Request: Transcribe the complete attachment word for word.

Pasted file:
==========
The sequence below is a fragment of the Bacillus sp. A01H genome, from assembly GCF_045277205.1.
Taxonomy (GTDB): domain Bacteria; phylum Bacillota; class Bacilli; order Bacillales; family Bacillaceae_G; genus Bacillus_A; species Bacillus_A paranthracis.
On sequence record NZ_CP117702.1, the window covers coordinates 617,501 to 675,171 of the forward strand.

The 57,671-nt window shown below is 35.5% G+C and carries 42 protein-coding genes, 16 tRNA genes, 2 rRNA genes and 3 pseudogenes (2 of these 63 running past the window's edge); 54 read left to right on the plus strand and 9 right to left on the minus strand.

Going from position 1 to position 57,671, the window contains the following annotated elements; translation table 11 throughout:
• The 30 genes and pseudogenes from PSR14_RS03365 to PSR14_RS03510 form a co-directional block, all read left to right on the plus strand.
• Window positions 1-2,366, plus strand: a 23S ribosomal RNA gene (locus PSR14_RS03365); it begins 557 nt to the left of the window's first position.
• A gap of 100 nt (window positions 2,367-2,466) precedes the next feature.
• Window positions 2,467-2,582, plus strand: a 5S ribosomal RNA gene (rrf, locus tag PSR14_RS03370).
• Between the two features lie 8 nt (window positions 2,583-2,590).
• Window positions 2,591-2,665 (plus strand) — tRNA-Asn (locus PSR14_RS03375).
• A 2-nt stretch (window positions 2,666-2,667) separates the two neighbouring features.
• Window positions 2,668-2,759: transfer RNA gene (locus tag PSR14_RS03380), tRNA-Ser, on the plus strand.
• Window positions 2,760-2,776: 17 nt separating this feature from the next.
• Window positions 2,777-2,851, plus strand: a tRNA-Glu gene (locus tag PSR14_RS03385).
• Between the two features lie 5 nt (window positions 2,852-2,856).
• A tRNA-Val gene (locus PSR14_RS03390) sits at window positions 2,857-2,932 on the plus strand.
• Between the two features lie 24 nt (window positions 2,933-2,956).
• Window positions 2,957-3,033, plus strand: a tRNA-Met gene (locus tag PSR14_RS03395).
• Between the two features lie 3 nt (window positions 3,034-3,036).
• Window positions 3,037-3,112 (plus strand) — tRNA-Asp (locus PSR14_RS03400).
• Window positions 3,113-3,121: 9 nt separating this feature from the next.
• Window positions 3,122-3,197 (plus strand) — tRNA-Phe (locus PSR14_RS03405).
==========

The sequence below is a fragment of the Bacillus sp. A01H genome, from assembly GCF_045277205.1.
Taxonomy (GTDB): domain Bacteria; phylum Bacillota; class Bacilli; order Bacillales; family Bacillaceae_G; genus Bacillus_A; species Bacillus_A paranthracis.
On sequence record NZ_CP117702.1, the window covers coordinates 617,501 to 675,171 of the forward strand.

The 57,671-nt window shown below is 35.5% G+C and carries 42 protein-coding genes, 16 tRNA genes, 2 rRNA genes and 3 pseudogenes (2 of these 63 running past the window's edge); 54 read left to right on the plus strand and 9 right to left on the minus strand.

Going from position 1 to position 57,671, the window contains the following annotated elements; translation table 11 throughout:
• The 30 genes and pseudogenes from PSR14_RS03365 to PSR14_RS03510 form a co-directional block, all read left to right on the plus strand.
• Window positions 1-2,366, plus strand: a 23S ribosomal RNA gene (locus PSR14_RS03365); it begins 557 nt to the left of the window's first position.
• A gap of 100 nt (window positions 2,367-2,466) precedes the next feature.
• Window positions 2,467-2,582, plus strand: a 5S ribosomal RNA gene (rrf, locus tag PSR14_RS03370).
• Between the two features lie 8 nt (window positions 2,583-2,590).
• Window positions 2,591-2,665 (plus strand) — tRNA-Asn (locus PSR14_RS03375).
• A 2-nt stretch (window positions 2,666-2,667) separates the two neighbouring features.
• Window positions 2,668-2,759: transfer RNA gene (locus tag PSR14_RS03380), tRNA-Ser, on the plus strand.
• Window positions 2,760-2,776: 17 nt separating this feature from the next.
• Window positions 2,777-2,851, plus strand: a tRNA-Glu gene (locus tag PSR14_RS03385).
• Between the two features lie 5 nt (window positions 2,852-2,856).
• A tRNA-Val gene (locus PSR14_RS03390) sits at window positions 2,857-2,932 on the plus strand.
• Between the two features lie 24 nt (window positions 2,933-2,956).
• Window positions 2,957-3,033, plus strand: a tRNA-Met gene (locus tag PSR14_RS03395).
• Between the two features lie 3 nt (window positions 3,034-3,036).
• Window positions 3,037-3,112 (plus strand) — tRNA-Asp (locus PSR14_RS03400).
• Window positions 3,113-3,121: 9 nt separating this feature from the next.
• Window positions 3,122-3,197 (plus strand) — tRNA-Phe (locus PSR14_RS03405).